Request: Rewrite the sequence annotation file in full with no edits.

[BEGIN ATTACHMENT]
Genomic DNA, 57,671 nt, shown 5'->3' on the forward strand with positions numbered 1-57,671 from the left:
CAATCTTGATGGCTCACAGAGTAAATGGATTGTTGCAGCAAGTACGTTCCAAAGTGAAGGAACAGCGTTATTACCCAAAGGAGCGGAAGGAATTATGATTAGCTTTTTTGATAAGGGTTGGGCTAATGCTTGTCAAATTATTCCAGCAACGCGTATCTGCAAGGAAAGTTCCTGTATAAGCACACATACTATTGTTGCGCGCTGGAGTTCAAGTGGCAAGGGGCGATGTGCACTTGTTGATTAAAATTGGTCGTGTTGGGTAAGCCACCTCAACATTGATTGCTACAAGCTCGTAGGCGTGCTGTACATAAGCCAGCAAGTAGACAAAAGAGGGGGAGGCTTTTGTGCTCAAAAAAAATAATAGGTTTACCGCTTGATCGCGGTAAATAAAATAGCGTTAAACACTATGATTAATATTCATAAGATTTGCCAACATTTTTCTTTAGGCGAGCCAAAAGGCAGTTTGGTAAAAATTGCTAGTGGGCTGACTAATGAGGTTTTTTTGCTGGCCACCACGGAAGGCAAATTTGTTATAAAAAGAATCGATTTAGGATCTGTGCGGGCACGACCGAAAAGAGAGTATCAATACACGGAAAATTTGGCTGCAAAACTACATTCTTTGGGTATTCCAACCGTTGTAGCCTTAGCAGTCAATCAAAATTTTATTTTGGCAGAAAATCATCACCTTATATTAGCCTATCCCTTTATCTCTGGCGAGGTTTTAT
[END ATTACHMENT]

Genomic DNA, 57,671 nt, shown 5'->3' on the forward strand with positions numbered 1-57,671 from the left:
CAATCTTGATGGCTCACAGAGTAAATGGATTGTTGCAGCAAGTACGTTCCAAAGTGAAGGAACAGCGTTATTACCCAAAGGAGCGGAAGGAATTATGATTAGCTTTTTTGATAAGGGTTGGGCTAATGCTTGTCAAATTATTCCAGCAACGCGTATCTGCAAGGAAAGTTCCTGTATAAGCACACATACTATTGTTGCGCGCTGGAGTTCAAGTGGCAAGGGGCGATGTGCACTTGTTGATTAAAATTGGTCGTGTTGGGTAAGCCACCTCAACATTGATTGCTACAAGCTCGTAGGCGTGCTGTACATAAGCCAGCAAGTAGACAAAAGAGGGGGAGGCTTTTGTGCTCAAAAAAAATAATAGGTTTACCGCTTGATCGCGGTAAATAAAATAGCGTTAAACACTATGATTAATATTCATAAGATTTGCCAACATTTTTCTTTAGGCGAGCCAAAAGGCAGTTTGGTAAAAATTGCTAGTGGGCTGACTAATGAGGTTTTTTTGCTGGCCACCACGGAAGGCAAATTTGTTATAAAAAGAATCGATTTAGGATCTGTGCGGGCACGACCGAAAAGAGAGTATCAATACACGGAAAATTTGGCTGCAAAACTACATTCTTTGGGTATTCCAACCGTTGTAGCCTTAGCAGTCAATCAAAATTTTATTTTGGCAGAAAATCATCACCTTATATTAGCCTATCCCTTTATCTCTGGCGAGGTTTTAT